united-states-jobless-claims July 24 2015

Source- Bloomberg, Globe Investor Gold, Financial Post, Market Watch, Trading Economics

Is the Canadian Housing Market and Household Debt on the road to a train wreck ?

Schwaben small S    Schwaben Blog

 

July 17, 2015

 

Weekly Statistics:

Today

Week Ago Year Ago
17-July-15 10-July-15

17-July-14

S&P TSX

14,385

14,385

15,204

S&P 500

2,076

2,076

 1,958

DJIA

17,752

17,752

16,976

OIL

$52.13

$52.13

 $94.36

USD vs CAD

0.7888

0.7888

0.9315

Gold

$1,160

$1,160

 $1,320

 

In not surprising  that the Bank of Canada recently cut its benchmark interest rates by 25 basis points to 0.5 percent from 0.75 percent. This is the lowest level since 2009 when interest rates were at 0.25 percent. The reduction in interest rates also sent the Canadian dollar down to 77.40 cents (US), its lowest level since March 2009, and continued its drop today to another record low since 2009 to 76.97 cents US. Canada’s major banks also followed the central bank and lowered their prime lending rates but only by 15 basis points to 2.7 percent from 2.85 percent. This is the second time this year that the banks have taken a cautious approach to their lending rates after the central bank has slashed the interest rates. Overall, the banks have lowered their prime rates by a total of 30 basis points as compared to Bank of Canada’s reduction of 50 basis points. The lower interest rates have led to a surge in house prices and according to Bank of Canada’s estimates, housing market could be overvalued by as much as 30 percent. Apart from the housing market, consumers’ debt is rising at a record pace while the income is growing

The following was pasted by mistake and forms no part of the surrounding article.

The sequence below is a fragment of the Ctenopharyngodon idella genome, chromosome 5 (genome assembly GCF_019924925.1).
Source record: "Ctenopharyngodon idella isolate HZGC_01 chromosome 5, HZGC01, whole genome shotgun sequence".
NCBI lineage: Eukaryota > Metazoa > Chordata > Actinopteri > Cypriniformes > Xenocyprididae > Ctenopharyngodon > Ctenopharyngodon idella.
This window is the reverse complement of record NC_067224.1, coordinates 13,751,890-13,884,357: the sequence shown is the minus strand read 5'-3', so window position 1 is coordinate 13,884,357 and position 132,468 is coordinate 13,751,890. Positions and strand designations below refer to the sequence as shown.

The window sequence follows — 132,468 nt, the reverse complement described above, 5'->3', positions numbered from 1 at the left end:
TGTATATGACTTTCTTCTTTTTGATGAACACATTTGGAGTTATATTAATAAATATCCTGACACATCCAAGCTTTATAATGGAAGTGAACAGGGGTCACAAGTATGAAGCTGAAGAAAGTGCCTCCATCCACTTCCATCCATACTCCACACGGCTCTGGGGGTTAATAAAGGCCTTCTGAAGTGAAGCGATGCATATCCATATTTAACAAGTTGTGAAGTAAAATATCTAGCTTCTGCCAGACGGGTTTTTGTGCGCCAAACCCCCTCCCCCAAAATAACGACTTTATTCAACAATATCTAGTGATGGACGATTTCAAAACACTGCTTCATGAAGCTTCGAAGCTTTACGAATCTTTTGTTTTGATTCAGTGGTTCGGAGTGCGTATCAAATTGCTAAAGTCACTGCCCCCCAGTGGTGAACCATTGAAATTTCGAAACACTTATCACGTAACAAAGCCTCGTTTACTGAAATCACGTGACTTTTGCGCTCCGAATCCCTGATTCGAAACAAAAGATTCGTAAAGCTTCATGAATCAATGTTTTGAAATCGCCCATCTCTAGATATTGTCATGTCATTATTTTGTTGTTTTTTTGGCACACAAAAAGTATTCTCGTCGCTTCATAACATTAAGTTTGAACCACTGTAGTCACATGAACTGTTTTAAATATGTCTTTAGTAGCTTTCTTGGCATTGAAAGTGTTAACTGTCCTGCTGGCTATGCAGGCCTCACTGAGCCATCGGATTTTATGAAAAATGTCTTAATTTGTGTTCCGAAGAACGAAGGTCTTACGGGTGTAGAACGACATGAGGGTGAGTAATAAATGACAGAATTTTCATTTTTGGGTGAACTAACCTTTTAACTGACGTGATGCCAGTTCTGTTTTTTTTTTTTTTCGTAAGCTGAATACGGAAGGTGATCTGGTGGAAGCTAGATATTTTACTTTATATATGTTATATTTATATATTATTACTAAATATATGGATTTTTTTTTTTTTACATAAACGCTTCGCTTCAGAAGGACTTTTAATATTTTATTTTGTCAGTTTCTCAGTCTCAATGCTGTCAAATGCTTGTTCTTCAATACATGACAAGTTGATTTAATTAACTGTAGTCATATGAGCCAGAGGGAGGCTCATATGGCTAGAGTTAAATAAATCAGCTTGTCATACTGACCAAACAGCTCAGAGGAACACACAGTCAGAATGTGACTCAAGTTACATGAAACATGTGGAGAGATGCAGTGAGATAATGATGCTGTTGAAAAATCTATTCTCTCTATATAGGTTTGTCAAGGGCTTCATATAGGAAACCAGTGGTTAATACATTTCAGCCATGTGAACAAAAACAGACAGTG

Fig. 1

Cdn Consumer Debt Jul 2015

at much slower pace. Due to low interest rates, consumers are taking on other forms of debts as well in the form of personal lines of credit, credit card loans among other types of debt. Fig 1. The surge in house prices combined with an alarming level of household debt for Canadians has prompted the big banks to lower their prime rates by 20 bps less than the central bank’s reduction of 50 points. In fact in 2007 Canadian versus US household debt to income was about the same. Since then Canadian Household debt to income has risen to 150% from 130% whereas US it has declined to 100% from the same level according to Deutsche Bank Fig. 2. The disparity creates an additional risk premium that adds pressure to the Canadian dollar decline.

Fig. 2

Cdn HH Debt Jul 2015